COXED KIWIS, DODGING CROCS IN ZAMBIA, SCOTS CELEBRATE IN CORK August 01 2014
Kiwi Pair go coxed
The rumours are true: Eric Murray and Hamish Bond are experimenting with a passenger in the run-up to the World Championships in Amsterdam in just under a month’s time.
Rowing Canada development coordinator Chuck McDiarmid tweeted (and friend of The Rowlup @fatsculler spotted) a pic of his juniors in training near a Kiwi pair that looks considerably heavier than normal.
Olympic champions and four times world champs in the coxless pair (and once in the coxless four), Murray and Bond have gone unbeaten through their last 18 races so are perhaps looking for another challenge. Seasoned observers think the cox could be Caleb Shepherd, who steered the New Zealand eight to victory at the World Under-23 Champs last weekend.
There is no official word yet, though, as to whether the Kiwi Pair will double up at the Worlds. The crew isn’t in the latest team list (and neither, surprisingly, is that U23 eight).
Thirteen years ago, Matthew Pinsent and James Cracknell took gold in both pairs events, in two nail-biting finals held just two hours apart. Cracknell said afterwards: "We'll stay unbeaten in the coxed pair because I don't want to do that again."
GB 23s drop down medal table
That gold in the eight was one of three for New Zealand at the Under-23 Worlds in Varese, Italy. Wins in the women’s pair and light women’s double put them top of the medal table, just ahead of the United States.
British U23 crews often have little time together to prepare for this event. As the Rowing Related blog notes, the GB mens’ eight – which finished sixth in a tight final - featured six athletes currently at university in the US.
Here’s some video from one of the British-based oarsmen – Ed Grisedale of Oxford Brookes – from the short Caversham camp before the event.
Scotland pop champagne in Cork
While the home nations did battle in other sports at the Commonwealth Games back in Glasgow, Scotland dominated the annual Home International Regatta in Cork with their best ever performance.
The Scots won 17 of 36 events to win the senior men’s and women’s matches in the same year for the first time since 1990. England won both junior matches – there is a full list of results on the official website.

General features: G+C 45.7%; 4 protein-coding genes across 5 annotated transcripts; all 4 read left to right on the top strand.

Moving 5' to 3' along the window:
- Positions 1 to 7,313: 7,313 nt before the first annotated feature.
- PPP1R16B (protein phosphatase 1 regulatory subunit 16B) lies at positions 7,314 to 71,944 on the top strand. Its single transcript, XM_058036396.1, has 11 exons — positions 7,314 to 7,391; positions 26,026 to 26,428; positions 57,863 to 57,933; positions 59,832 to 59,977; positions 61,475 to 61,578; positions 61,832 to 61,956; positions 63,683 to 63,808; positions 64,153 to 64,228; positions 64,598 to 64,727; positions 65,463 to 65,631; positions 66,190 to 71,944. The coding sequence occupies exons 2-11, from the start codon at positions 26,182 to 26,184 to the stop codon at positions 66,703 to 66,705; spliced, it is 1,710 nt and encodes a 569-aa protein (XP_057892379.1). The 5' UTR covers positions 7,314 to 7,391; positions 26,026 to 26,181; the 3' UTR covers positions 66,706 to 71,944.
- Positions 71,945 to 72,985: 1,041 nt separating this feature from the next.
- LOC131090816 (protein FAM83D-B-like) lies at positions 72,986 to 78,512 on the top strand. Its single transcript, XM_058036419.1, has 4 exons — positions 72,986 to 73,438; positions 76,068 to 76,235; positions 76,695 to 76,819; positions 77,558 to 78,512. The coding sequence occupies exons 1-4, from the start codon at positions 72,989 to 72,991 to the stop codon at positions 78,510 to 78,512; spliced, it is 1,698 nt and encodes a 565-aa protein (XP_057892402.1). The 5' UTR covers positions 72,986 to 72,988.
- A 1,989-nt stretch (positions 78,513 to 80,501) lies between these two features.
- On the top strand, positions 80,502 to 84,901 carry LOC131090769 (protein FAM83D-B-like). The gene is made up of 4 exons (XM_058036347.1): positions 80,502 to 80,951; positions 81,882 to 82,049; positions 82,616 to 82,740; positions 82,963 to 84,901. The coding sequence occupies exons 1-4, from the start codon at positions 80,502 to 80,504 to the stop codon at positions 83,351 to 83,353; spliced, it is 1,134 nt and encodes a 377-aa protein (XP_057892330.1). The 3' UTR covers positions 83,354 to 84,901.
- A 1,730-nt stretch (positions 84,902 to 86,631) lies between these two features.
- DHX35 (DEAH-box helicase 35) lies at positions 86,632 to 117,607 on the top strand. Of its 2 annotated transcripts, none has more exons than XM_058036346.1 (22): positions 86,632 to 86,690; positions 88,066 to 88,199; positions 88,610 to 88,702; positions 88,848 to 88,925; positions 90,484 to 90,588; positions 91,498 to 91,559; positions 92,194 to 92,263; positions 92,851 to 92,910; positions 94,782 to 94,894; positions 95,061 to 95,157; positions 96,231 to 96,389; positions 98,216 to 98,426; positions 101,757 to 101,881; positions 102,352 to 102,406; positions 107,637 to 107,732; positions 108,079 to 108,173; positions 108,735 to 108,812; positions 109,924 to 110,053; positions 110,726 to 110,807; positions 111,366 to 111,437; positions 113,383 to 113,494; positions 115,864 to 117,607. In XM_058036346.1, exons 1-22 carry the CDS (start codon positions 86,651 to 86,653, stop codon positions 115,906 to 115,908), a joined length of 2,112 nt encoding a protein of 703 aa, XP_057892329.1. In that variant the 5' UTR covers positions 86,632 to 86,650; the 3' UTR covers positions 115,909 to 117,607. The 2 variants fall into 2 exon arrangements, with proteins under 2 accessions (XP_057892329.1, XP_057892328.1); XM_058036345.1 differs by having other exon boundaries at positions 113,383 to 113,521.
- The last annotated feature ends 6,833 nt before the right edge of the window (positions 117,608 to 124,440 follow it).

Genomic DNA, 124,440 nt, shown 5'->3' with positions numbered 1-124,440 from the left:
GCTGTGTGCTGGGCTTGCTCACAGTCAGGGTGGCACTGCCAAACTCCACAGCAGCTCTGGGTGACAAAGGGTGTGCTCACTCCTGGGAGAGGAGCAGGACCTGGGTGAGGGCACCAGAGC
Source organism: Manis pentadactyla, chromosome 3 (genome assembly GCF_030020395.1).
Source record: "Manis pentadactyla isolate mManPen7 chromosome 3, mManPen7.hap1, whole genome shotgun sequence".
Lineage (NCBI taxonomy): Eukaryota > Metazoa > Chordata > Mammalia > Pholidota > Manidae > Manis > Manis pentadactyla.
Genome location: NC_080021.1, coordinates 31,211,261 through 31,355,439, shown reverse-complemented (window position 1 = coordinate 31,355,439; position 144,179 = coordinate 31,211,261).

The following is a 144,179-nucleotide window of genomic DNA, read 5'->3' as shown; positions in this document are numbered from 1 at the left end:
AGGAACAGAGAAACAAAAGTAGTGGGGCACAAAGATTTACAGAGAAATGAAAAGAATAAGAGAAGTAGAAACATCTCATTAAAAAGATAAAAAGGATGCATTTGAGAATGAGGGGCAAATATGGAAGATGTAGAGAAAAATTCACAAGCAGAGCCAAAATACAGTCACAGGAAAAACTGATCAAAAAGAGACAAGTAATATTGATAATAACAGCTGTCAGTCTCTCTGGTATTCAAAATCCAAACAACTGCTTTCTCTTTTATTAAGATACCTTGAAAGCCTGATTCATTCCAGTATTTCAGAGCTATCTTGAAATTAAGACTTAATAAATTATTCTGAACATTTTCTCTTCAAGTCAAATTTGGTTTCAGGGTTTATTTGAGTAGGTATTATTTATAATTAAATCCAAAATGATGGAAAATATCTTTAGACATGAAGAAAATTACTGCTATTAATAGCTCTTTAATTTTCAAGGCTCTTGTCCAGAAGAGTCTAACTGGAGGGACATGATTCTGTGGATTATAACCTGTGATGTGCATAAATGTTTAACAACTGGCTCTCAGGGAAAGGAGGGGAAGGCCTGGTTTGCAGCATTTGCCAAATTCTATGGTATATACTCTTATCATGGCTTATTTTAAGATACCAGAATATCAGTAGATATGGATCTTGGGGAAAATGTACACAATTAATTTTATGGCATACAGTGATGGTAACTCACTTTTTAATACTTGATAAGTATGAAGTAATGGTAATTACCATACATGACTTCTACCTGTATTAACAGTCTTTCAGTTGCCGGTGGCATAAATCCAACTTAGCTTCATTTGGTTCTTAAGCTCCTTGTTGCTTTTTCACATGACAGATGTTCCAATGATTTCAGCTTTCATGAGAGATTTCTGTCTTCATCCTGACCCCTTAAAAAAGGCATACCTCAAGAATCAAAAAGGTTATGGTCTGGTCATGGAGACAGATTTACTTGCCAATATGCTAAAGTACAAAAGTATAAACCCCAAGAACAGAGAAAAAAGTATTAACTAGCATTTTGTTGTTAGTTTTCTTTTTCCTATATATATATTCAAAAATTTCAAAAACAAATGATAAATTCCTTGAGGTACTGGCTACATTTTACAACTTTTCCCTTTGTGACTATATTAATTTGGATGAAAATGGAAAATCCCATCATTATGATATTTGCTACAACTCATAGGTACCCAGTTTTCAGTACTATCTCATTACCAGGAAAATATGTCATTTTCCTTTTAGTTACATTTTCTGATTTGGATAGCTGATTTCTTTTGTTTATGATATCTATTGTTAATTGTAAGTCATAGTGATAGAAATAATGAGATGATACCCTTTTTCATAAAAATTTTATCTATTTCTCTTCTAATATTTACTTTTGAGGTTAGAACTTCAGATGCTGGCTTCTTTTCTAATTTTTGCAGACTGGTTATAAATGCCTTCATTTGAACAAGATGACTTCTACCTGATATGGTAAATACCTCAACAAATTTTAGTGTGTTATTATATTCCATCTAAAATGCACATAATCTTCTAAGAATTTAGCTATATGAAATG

The Scots also dominated on social media, with their #hirselfie hashtag.
Here’s a short video of the action from an Irish perspective.
It takes a while, Crocodile
Alex Woods – Oxford bow man in that headline-grabbing Boat Race of 2012 – is back in training for an even bigger challenge in less than a fortnight’s time: the Kariba Moon Row expedition aims to row 250km non-stop through the night along Lake Kariba in Zambia, then do a further 250km through the Lower Zambezi game reserve, in a trip lasting seven days in total.
Avoiding fishermen and ferries is usually the biggest problem a rower faces but this 12-strong team – rowing three specially made “triples” – will have to dodge crocodiles, hippos and forests of dead trees en route. The first part of the trip will be lit by a “supermoon” – when the sun and moon align to make the moon appear larger and brighter than normal.
The aim is to raise money and awareness of the need for fresh water and conservation - supporting two Zambian charities – and to increase participation in rowing in southern Africa as they are running a learn-to-row course before departure.
Alex, whose time at Oxford lasted longer than most rowing careers, has had to juggle training for this project with work as a junior doctor at a hospital in Slough.
He told me: “The usual 12-hour days, nights and 12-day weeks of a junior doctor have made training a little tricky. I haven't been able to get to a boat club to go sculling more than a couple of times. Otherwise for me it's been getting reacquainted with the ergo, doing regular 20k sessions, and then interspersing that with long runs or bike sessions.
“As the temperature is so high out there and exposure high, heat stroke is a serious risk, so I've been encouraging everyone to do the sessions wearing much more kit than they would do usually, to try to help prepare the body for exercising at high temperatures. Quite a sweaty experience I can tell you, bringing back many haunting memories of my lightweight rowing days.”
The expedition starts on 10 August. You can find out more – and follow the progress of the crews via GPS transmitters – on their website. The team are aiming to raise £25,000 in sponsorship – their Just Giving pages are here.
She pootles up and down at Henley each summer and is regularly used to promote rowing around the Thames Valley but the Queen's royal barge, Gloriana, needs a home and proposals to build her a new one in Twickenham have raised tempers in the borough.
Richmond Council wants to redevelop the historic boat house at Orleans Park. Locals are upset that work would involve demolishing a children’s playground, although the £2.5m project proposes to rebuild it elsewhere. (There’s a feasibility study here with all the details).
A public consultation period ended this week, with final decisions expects next month.
Tears in Lucerne
We missed this gem at the time but rowing journalist and historian Chris Dodd celebrated the 40th anniversary of his first trip to Lucerne during the recent World Cup regatta and reminisced about that first trip on the Rowing Voice blog.
“The 1974 World Championships ended with a flourish when the Swiss police, calculating that too many athletes were partying in the huge tent by the boat racks beside the Rotsee, attempted to break it up by throwing canisters of tear gas into the marquee.”
Perhaps inspired by the GB helicopter filming in Caversham a few weeks ago, Milton Keynes RC have done the same on their home lake, which looks huge from this video but is in fact two 750m lakes joined by a bridge. Very atmospheric, though.